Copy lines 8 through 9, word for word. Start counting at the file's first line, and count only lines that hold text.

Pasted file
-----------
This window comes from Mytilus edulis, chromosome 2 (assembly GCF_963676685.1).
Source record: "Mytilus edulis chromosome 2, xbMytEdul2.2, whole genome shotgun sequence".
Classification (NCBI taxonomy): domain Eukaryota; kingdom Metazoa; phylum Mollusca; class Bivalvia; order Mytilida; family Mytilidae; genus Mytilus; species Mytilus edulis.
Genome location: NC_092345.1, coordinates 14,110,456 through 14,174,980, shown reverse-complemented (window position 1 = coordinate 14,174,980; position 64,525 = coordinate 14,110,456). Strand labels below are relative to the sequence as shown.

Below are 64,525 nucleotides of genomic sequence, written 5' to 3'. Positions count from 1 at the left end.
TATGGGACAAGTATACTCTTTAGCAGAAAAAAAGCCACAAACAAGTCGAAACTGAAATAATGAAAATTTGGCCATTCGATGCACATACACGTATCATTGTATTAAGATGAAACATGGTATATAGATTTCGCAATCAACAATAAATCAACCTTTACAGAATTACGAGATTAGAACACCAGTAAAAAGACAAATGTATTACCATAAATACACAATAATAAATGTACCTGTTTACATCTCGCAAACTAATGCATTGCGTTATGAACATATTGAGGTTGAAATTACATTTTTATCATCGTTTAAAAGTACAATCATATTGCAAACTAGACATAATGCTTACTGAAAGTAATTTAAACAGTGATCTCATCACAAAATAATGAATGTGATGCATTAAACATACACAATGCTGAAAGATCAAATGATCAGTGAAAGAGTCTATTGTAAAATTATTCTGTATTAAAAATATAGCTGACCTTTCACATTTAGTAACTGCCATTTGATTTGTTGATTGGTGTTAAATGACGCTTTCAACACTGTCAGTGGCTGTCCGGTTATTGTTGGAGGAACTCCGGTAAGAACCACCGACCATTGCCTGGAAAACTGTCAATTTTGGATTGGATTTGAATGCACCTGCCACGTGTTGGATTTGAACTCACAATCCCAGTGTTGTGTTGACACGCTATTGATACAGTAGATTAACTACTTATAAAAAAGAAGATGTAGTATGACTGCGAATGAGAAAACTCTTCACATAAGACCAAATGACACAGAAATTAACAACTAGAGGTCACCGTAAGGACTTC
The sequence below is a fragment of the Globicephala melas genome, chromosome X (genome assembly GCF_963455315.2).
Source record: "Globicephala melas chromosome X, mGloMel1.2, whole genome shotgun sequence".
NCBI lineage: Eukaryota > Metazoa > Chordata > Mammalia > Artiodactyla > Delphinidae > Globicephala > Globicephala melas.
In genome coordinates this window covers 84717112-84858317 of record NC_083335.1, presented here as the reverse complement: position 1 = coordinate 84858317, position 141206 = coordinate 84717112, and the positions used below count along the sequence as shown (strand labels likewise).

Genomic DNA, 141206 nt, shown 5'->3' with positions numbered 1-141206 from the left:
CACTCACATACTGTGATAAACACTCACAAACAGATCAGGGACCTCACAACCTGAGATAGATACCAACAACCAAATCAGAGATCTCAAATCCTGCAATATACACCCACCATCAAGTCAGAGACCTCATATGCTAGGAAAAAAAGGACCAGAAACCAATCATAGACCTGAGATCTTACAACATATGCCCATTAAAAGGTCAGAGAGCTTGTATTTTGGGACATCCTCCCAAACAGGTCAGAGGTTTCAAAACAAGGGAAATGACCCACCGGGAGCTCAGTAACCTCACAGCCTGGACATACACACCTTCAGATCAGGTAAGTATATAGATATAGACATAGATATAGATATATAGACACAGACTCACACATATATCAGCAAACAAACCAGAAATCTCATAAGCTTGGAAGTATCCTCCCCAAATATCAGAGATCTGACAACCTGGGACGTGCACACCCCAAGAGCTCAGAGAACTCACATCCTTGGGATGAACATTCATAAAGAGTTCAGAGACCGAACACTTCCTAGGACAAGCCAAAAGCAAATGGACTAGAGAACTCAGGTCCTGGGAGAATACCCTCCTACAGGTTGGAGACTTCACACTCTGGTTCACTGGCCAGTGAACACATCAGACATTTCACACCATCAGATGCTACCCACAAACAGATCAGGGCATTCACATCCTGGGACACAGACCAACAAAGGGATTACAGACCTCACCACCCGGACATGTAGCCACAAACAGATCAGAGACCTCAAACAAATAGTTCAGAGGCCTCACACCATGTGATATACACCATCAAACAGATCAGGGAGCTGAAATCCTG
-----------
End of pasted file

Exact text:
Source record: "Globicephala melas chromosome X, mGloMel1.2, whole genome shotgun sequence".
NCBI lineage: Eukaryota > Metazoa > Chordata > Mammalia > Artiodactyla > Delphinidae > Globicephala > Globicephala melas.